How To… make any jam.

This post is part of the Nutritional Health Series, check the tag for the other posts!

Jam is a great way to make use of large amounts of fruit or slightly damaged or defrosted fruit. Many people don’t think they have the time for jam, but really, it’s fast, simple and will save you a lot of money on wasted fruit and buying jams!

1: The basics.

Jams come in three distinct forms. A jelly, made from only the juice. A jam, made from crushed fruit and juice. And a compote, a jelly with whole fruit preserved in it. They are all made largely from fruit and sugar, but sometimes use gelling agents like pectin or gelatine to help them along.

2: Fruit.

You need fruit for a jam or jelly. At least 500g or 1lb of fruit is needed to make a large portion of jam, but with the microwave method you can make smaller batches! Fruit juice is also an option.

In some jams, like marmalade, you use the rinds of the fruit as well as the flesh and juice.

3: Sugar.

The most efficient sugars for jam are crystal sugars, like white sugar, demarera sugar or brown cane sugar. But soft sugars like honey, palm sugar or maple syrup can work too, with a bit more patience.

The perfect ratio for jam is between 50/50 and 1/3 sugar to 2/3 fruit.

4: Gelling.

If you’re really not sure your jam will set, consider using a gelling agent.

  • Pectin is a natural fruit gelling agent you can use to firm up a jam.
  • Gelatine comes from animal bones and collagen, but may make your jam too solid.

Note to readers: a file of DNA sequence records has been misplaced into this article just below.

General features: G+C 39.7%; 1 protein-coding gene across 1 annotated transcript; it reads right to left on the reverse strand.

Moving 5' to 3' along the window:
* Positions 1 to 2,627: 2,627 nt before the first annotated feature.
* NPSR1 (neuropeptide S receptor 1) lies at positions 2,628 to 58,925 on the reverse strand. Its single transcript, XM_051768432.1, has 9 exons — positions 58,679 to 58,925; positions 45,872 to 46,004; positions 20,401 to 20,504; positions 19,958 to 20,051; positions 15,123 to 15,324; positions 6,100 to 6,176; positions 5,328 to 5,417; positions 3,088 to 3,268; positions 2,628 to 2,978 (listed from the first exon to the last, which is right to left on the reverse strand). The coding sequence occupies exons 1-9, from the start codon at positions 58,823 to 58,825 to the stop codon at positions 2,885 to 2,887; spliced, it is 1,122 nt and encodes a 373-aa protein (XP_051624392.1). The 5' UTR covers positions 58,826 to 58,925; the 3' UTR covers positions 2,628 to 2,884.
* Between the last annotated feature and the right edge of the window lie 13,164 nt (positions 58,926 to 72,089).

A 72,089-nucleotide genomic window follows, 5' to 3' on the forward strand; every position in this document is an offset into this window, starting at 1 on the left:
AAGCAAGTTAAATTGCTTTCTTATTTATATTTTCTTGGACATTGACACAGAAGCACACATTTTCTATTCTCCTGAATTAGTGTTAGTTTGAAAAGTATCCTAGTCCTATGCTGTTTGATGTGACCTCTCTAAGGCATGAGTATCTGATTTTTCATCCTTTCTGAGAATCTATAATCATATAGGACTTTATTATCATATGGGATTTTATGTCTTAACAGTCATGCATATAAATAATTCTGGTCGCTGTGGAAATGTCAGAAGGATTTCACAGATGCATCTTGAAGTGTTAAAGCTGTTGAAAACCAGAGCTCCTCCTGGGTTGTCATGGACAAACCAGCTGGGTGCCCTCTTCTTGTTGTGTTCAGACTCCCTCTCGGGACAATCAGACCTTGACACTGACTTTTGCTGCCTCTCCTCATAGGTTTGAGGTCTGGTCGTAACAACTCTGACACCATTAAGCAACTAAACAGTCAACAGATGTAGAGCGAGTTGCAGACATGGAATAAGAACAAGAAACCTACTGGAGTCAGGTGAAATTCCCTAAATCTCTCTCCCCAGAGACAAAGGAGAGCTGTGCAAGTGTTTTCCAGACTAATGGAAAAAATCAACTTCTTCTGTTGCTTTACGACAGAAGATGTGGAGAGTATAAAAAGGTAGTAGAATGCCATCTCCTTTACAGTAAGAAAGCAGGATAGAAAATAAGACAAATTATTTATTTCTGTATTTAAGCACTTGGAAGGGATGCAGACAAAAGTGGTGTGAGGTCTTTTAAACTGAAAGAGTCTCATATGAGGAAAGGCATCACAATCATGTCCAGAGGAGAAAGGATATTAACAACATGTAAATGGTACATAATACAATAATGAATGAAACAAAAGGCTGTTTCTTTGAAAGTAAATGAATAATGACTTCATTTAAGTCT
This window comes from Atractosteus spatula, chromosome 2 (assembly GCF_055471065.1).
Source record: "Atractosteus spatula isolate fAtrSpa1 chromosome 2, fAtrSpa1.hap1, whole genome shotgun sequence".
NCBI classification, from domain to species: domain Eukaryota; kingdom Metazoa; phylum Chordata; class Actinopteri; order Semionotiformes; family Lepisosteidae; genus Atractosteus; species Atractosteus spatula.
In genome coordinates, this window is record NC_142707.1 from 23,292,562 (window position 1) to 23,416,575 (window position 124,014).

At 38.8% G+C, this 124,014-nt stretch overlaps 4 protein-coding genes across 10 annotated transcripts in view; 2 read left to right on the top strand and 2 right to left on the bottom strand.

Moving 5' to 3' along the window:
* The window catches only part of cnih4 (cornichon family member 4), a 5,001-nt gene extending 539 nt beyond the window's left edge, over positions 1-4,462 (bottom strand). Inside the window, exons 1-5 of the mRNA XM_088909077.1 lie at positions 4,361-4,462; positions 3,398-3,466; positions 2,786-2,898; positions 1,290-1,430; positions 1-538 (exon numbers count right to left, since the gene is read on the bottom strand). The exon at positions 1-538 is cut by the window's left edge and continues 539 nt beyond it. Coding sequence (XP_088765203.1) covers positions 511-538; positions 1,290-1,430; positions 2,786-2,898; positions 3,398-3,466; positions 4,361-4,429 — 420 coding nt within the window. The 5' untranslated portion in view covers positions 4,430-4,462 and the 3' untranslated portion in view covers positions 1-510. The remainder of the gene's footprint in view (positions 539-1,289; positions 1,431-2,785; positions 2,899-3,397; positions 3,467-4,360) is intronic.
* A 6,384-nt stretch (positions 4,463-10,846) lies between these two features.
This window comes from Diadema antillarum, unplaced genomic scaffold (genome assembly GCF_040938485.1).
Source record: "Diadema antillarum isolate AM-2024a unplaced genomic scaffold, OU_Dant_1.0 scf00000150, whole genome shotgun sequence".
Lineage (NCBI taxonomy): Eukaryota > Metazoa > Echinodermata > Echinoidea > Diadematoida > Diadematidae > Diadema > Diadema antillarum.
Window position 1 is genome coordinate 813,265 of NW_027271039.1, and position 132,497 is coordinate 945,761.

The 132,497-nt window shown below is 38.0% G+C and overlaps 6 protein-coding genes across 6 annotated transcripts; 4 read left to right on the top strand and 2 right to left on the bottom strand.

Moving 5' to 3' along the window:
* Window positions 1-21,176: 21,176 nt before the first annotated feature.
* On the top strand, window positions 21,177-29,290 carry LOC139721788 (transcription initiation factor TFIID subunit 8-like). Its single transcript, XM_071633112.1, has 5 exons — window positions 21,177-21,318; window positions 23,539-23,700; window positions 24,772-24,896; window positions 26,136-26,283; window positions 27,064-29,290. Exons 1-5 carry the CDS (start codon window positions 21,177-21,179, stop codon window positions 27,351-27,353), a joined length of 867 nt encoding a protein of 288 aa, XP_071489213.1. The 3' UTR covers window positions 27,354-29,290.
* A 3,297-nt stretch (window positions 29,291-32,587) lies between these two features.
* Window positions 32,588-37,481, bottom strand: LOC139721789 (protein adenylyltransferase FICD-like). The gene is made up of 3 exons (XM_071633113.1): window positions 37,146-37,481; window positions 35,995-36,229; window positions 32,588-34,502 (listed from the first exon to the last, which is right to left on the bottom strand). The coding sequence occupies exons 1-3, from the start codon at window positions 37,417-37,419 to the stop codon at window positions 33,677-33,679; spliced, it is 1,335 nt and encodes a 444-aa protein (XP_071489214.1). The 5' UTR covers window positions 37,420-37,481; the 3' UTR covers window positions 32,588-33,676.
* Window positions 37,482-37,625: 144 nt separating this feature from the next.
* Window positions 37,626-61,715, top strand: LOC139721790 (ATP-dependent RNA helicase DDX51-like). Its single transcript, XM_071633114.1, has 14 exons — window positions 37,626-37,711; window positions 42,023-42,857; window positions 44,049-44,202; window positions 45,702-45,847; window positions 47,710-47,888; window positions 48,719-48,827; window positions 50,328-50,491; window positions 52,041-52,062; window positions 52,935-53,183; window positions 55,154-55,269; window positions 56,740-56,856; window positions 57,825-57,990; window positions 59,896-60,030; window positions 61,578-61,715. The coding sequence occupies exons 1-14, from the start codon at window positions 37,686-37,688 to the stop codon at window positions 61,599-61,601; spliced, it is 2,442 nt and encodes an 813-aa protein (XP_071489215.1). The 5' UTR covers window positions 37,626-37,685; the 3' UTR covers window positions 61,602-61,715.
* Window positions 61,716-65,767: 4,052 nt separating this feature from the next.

• Packaged jelly is easier to use for a bit of flavoured firmness.
  • Agar is a seaweed product that is used instead of gelatine in veg*n dishes.

5: In a pot.

The traditional way. You put your fruit in a pot and simmer until it begins to break down and release fluids. Then you add the sugar slowly, stirring the whole time. Reduce the jam and let it cool.

6: Microwave.

Small batches of jam can be made in the microwave. Just crush the fruit and sugar together in a microwave-safe bowl, cook for a minute at a time and stir in between until it becomes viscous.

7: Raw.

If you combine gelatinous fruit, like bananas, persimmons or lychee, with your sweet fruit and sugar of choice, you can make a tasty raw jam. Just blend 1/3 gelatinous fruit with 1/3 fruit pulp (mash the sweet fruit and squeeze the juice out) and 1/3 your sugar of choice. A viscous sugar like palm sugar, maple syrup or honey works best.

8: Jars.

Traditional jams can be preserved in a jar. Be sure to soak the jar in boiling water first and fill and seal it while it’s still hot. If you have a canning station, this may be the best option, but otherwise hot jam into a hot jar and seal works fine. My jams last a whole year like this without going off.

9: Fridge.

Microwave and raw jams are best kept more aerated in a bowl with a lid in the fridge. They keep 5-10 days, less if less sugar is involved.

And that’s how to make any jam you fancy. Almost all fruits can be jammed, but gelatinous fruits, apples, pears and berries will jam easier due to their high pectin content!

What’s your favourite jam or preserve?

TTFN and Happy Hunting!

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How To… make a great salad.

At the moment I am living off salads. Love them. But too often people go wrong with salads, especially for weight loss. Either they’re just a pile of tasteless leaves or they’re so swimming in dressing, croutons, mayo, cheese or other calorific foods that they’re no better than any other lunch.

Personally, I primarily use salads to get some vitamins and minerals, some pickles, some fluid and other assorted things into my diet and only secondarily use them as a calorie-control method. Still, by using these techniques you should be able to make a largely raw, plant-based, low carb, low fat, low calorie salad that is also textured, flavourful and filling.